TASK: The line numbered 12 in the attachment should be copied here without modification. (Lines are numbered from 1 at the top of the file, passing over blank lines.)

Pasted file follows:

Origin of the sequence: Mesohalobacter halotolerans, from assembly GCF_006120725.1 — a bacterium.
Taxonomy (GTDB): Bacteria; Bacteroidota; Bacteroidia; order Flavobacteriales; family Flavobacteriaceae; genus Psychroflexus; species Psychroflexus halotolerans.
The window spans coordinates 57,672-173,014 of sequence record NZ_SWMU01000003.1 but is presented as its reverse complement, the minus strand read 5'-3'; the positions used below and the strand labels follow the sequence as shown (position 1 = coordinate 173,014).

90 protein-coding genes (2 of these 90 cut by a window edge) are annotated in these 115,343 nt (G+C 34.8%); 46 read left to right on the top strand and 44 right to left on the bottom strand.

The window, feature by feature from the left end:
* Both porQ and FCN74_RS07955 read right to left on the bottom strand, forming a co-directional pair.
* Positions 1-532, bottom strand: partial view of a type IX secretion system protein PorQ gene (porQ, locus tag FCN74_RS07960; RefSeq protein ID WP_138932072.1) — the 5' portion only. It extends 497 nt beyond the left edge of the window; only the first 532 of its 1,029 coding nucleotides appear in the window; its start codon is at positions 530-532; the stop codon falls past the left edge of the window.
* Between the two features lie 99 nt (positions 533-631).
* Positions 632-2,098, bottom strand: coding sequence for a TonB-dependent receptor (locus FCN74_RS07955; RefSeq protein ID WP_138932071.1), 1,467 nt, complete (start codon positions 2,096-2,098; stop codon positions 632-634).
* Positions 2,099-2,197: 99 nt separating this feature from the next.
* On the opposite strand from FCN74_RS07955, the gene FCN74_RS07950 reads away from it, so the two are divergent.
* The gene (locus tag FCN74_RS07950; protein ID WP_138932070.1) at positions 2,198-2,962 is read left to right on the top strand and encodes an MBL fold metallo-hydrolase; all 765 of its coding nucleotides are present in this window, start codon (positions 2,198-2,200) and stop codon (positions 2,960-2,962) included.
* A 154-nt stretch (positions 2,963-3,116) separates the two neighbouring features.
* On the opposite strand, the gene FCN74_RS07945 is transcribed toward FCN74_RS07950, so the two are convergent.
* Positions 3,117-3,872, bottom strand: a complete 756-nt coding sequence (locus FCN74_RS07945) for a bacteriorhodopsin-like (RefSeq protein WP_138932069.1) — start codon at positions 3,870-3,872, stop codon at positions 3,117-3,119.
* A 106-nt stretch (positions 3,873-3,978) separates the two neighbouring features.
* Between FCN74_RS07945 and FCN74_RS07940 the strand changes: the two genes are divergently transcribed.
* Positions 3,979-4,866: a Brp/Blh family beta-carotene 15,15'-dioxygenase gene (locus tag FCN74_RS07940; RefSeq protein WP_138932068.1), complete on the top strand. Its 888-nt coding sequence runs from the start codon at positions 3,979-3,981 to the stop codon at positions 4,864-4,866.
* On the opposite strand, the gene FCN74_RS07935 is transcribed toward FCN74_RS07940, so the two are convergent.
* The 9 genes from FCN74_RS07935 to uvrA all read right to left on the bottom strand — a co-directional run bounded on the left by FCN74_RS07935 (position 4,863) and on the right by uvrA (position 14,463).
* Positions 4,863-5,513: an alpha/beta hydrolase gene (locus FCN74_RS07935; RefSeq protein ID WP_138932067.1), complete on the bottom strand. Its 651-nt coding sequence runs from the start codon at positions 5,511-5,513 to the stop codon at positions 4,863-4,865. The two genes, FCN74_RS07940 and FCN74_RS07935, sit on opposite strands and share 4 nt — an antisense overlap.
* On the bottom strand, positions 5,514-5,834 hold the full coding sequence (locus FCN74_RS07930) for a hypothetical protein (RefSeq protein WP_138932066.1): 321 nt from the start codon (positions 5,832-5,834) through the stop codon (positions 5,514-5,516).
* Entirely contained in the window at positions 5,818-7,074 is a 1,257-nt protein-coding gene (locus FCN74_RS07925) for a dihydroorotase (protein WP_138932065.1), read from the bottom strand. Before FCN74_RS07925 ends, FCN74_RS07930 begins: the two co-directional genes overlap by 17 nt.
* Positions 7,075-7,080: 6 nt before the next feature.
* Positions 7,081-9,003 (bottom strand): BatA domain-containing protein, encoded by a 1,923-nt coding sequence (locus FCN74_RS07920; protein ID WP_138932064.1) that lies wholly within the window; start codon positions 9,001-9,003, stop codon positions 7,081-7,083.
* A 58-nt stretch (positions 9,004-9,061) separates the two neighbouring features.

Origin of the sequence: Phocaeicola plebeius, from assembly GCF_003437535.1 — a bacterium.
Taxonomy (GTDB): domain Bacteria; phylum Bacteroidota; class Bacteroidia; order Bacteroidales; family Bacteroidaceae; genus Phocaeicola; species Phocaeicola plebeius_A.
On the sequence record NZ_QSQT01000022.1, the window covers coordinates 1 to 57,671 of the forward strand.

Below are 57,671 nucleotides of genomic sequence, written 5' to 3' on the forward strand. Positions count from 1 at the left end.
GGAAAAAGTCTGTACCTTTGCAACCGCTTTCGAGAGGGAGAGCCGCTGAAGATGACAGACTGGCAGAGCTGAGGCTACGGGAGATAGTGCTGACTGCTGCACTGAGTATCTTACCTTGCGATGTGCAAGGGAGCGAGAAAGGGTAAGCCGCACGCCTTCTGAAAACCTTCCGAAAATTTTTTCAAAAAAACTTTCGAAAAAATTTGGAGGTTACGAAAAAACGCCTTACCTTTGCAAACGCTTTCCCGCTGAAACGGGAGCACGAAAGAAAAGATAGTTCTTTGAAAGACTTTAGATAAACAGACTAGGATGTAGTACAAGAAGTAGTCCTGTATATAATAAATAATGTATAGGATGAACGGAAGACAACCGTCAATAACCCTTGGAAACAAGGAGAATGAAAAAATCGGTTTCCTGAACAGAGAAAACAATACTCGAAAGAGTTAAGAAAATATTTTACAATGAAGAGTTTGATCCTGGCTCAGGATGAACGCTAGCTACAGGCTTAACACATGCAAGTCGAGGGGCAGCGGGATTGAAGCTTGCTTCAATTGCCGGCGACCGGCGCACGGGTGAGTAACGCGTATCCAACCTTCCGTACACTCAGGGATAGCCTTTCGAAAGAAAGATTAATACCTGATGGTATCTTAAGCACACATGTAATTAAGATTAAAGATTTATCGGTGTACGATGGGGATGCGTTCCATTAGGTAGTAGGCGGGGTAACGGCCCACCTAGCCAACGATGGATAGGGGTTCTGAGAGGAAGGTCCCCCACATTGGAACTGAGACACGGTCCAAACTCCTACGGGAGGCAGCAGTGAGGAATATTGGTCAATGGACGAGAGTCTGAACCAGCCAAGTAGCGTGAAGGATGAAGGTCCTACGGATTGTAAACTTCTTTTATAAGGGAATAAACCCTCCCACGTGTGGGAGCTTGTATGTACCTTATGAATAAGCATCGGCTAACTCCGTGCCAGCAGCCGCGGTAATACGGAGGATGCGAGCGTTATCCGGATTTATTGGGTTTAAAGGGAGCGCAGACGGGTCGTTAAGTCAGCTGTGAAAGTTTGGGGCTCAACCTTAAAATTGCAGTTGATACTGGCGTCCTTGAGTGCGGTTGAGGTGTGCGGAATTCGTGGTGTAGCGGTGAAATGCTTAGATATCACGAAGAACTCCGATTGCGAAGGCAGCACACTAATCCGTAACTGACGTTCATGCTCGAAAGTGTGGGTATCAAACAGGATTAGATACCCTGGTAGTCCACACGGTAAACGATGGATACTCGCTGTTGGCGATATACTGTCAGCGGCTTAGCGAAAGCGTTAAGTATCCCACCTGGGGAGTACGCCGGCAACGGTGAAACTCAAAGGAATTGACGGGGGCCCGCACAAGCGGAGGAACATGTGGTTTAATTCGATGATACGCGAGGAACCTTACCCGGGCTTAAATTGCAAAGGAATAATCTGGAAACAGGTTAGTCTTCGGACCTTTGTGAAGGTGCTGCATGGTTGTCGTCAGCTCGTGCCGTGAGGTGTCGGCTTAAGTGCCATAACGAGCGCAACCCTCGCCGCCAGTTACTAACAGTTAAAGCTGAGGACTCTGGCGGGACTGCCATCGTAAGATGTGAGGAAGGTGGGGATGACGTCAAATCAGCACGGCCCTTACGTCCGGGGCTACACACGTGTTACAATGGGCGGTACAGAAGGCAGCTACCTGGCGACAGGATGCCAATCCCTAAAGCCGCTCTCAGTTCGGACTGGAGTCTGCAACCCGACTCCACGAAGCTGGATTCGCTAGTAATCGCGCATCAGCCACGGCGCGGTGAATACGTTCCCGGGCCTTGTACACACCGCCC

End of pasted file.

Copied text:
* The gene (locus tag FCN74_RS07950; protein ID WP_138932070.1) at positions 2,198-2,962 is read left to right on the top strand and encodes an MBL fold metallo-hydrolase; all 765 of its coding nucleotides are present in this window, start codon (positions 2,198-2,200) and stop codon (positions 2,960-2,962) included.